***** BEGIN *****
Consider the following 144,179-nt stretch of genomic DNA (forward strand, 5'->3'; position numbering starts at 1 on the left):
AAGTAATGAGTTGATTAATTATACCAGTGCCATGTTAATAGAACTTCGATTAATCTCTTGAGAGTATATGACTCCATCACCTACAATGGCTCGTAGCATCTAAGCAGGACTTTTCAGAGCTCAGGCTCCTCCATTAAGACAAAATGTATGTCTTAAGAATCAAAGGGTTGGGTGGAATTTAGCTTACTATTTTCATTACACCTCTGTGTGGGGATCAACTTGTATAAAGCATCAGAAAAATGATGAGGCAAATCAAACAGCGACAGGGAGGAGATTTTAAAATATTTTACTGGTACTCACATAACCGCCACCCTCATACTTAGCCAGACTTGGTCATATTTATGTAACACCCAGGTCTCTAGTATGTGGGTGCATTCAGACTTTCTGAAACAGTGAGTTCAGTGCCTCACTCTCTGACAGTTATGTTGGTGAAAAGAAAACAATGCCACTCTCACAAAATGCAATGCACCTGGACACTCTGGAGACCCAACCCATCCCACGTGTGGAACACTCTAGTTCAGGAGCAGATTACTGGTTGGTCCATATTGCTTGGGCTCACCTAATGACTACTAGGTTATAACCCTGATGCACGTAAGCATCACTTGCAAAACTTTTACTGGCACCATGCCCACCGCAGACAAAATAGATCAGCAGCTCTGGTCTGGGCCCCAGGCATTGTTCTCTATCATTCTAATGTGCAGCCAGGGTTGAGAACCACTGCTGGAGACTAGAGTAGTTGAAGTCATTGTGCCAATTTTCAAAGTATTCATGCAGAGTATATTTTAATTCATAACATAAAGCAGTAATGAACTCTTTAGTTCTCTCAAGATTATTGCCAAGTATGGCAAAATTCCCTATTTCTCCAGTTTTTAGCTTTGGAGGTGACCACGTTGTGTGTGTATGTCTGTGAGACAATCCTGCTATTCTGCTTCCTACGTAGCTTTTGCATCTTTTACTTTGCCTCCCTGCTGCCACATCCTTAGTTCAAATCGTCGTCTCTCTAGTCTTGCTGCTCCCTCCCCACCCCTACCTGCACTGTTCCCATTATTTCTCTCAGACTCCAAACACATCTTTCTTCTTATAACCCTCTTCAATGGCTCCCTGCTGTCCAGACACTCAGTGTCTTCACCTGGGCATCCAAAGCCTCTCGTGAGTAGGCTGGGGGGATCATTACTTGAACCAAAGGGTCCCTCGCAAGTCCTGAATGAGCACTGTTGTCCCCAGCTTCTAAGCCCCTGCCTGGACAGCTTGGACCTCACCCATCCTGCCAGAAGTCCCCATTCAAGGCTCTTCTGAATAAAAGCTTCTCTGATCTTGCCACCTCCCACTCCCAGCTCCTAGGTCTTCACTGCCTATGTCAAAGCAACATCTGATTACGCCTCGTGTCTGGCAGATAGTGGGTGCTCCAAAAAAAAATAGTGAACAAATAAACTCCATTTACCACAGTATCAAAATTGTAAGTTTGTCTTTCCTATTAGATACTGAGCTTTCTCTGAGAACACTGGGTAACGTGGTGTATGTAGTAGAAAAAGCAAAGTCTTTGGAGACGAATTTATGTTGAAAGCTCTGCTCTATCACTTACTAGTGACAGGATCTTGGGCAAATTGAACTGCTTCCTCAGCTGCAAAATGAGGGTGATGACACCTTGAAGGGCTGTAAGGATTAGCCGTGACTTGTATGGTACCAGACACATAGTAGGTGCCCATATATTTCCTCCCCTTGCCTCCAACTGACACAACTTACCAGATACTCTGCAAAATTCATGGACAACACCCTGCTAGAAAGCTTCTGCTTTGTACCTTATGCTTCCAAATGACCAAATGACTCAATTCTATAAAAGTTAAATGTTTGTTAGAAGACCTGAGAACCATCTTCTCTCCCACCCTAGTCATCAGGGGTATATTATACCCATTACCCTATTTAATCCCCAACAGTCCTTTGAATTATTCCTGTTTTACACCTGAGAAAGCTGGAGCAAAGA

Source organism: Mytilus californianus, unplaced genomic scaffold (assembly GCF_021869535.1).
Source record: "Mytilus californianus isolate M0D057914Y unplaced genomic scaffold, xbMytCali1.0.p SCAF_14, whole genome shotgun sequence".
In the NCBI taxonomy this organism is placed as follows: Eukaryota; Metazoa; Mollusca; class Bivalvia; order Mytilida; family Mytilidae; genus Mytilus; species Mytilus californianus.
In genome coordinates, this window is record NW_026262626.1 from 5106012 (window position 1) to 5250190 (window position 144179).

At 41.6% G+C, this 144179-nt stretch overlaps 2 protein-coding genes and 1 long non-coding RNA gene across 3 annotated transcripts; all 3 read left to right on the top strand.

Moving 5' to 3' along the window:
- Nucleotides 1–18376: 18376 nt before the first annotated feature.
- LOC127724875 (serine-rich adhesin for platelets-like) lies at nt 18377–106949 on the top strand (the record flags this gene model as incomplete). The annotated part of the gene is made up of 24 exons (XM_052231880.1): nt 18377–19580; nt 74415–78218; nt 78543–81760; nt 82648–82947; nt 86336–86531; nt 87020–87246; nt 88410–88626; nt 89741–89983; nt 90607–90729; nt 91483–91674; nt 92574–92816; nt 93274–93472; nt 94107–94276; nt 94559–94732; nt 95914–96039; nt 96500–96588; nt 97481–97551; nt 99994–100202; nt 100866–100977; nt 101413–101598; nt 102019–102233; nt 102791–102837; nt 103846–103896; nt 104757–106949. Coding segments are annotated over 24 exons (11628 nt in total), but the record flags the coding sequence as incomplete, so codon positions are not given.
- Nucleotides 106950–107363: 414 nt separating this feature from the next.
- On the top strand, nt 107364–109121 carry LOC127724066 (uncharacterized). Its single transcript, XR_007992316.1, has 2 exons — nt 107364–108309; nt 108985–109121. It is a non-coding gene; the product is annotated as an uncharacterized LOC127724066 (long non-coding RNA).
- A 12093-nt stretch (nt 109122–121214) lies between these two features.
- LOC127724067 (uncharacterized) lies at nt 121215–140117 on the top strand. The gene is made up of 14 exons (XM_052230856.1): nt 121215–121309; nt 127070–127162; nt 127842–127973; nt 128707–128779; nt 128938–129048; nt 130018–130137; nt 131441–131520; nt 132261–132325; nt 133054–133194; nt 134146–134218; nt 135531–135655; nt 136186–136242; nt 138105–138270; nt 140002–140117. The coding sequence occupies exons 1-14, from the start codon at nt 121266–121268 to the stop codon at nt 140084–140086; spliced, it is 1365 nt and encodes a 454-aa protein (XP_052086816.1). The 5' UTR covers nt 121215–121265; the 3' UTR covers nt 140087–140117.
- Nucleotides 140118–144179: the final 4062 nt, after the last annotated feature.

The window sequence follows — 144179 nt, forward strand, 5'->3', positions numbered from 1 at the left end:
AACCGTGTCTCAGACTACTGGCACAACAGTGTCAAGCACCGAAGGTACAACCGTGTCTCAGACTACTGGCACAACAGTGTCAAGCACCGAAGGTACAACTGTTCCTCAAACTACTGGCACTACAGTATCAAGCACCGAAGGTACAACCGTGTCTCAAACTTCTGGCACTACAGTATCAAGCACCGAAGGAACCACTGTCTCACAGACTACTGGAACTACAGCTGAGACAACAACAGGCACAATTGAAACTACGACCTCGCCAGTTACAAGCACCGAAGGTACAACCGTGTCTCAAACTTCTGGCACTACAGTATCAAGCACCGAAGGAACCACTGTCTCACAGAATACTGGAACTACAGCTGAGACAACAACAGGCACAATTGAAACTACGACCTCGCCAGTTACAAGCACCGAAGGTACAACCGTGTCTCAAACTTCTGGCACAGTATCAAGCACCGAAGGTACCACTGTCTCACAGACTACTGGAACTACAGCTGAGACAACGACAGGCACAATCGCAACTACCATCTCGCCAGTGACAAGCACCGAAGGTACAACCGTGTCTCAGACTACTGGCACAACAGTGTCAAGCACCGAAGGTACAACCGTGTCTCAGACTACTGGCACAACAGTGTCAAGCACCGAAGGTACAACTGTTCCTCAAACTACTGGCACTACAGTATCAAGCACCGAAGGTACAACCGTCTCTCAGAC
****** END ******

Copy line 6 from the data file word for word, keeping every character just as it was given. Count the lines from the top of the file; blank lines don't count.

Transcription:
In genome coordinates, this window is record NW_026262626.1 from 5106012 (window position 1) to 5250190 (window position 144179).